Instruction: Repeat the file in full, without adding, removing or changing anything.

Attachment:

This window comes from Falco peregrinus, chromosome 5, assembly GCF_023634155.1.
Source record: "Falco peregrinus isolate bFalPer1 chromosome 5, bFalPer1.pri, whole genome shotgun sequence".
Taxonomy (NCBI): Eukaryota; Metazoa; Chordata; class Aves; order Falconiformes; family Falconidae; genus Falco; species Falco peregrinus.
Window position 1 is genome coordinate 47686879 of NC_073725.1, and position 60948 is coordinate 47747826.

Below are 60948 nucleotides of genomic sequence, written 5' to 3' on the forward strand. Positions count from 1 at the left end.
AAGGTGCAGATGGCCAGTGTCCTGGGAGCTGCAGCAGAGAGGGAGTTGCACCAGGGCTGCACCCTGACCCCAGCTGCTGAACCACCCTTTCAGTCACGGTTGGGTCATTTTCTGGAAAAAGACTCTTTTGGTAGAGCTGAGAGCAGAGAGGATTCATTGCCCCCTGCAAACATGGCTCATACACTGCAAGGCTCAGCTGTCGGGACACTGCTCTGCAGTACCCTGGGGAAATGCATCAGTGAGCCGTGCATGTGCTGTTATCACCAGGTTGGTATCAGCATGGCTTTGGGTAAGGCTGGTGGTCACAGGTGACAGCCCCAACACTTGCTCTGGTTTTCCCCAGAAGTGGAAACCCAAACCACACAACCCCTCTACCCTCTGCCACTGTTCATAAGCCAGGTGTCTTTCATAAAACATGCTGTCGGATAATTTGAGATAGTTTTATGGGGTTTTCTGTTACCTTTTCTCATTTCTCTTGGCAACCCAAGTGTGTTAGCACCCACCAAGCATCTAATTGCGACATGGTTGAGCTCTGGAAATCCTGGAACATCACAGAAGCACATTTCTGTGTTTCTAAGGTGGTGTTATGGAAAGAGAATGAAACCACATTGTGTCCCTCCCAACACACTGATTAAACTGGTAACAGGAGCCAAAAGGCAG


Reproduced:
This window comes from Falco peregrinus, chromosome 5, assembly GCF_023634155.1.
Source record: "Falco peregrinus isolate bFalPer1 chromosome 5, bFalPer1.pri, whole genome shotgun sequence".
Taxonomy (NCBI): Eukaryota; Metazoa; Chordata; class Aves; order Falconiformes; family Falconidae; genus Falco; species Falco peregrinus.
Window position 1 is genome coordinate 47686879 of NC_073725.1, and position 60948 is coordinate 47747826.

Below are 60948 nucleotides of genomic sequence, written 5' to 3' on the forward strand. Positions count from 1 at the left end.
AAGGTGCAGATGGCCAGTGTCCTGGGAGCTGCAGCAGAGAGGGAGTTGCACCAGGGCTGCACCCTGACCCCAGCTGCTGAACCACCCTTTCAGTCACGGTTGGGTCATTTTCTGGAAAAAGACTCTTTTGGTAGAGCTGAGAGCAGAGAGGATTCATTGCCCCCTGCAAACATGGCTCATACACTGCAAGGCTCAGCTGTCGGGACACTGCTCTGCAGTACCCTGGGGAAATGCATCAGTGAGCCGTGCATGTGCTGTTATCACCAGGTTGGTATCAGCATGGCTTTGGGTAAGGCTGGTGGTCACAGGTGACAGCCCCAACACTTGCTCTGGTTTTCCCCAGAAGTGGAAACCCAAACCACACAACCCCTCTACCCTCTGCCACTGTTCATAAGCCAGGTGTCTTTCATAAAACATGCTGTCGGATAATTTGAGATAGTTTTATGGGGTTTTCTGTTACCTTTTCTCATTTCTCTTGGCAACCCAAGTGTGTTAGCACCCACCAAGCATCTAATTGCGACATGGTTGAGCTCTGGAAATCCTGGAACATCACAGAAGCACATTTCTGTGTTTCTAAGGTGGTGTTATGGAAAGAGAATGAAACCACATTGTGTCCCTCCCAACACACTGATTAAACTGGTAACAGGAGCCAAAAGGCAG